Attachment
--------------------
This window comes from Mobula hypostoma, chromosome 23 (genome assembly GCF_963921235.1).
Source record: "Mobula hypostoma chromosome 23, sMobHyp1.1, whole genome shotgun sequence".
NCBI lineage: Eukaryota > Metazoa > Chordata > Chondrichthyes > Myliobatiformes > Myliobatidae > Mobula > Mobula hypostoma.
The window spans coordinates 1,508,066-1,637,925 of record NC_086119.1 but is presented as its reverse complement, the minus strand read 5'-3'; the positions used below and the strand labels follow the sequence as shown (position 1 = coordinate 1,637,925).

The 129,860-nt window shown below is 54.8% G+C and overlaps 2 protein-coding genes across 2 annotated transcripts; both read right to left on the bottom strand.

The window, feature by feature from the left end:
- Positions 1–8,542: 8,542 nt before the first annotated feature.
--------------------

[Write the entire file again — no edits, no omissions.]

This window comes from Mobula hypostoma, chromosome 23 (genome assembly GCF_963921235.1).
Source record: "Mobula hypostoma chromosome 23, sMobHyp1.1, whole genome shotgun sequence".
NCBI lineage: Eukaryota > Metazoa > Chordata > Chondrichthyes > Myliobatiformes > Myliobatidae > Mobula > Mobula hypostoma.
The window spans coordinates 1,508,066-1,637,925 of record NC_086119.1 but is presented as its reverse complement, the minus strand read 5'-3'; the positions used below and the strand labels follow the sequence as shown (position 1 = coordinate 1,637,925).

The 129,860-nt window shown below is 54.8% G+C and overlaps 2 protein-coding genes across 2 annotated transcripts; both read right to left on the bottom strand.

The window, feature by feature from the left end:
- Positions 1–8,542: 8,542 nt before the first annotated feature.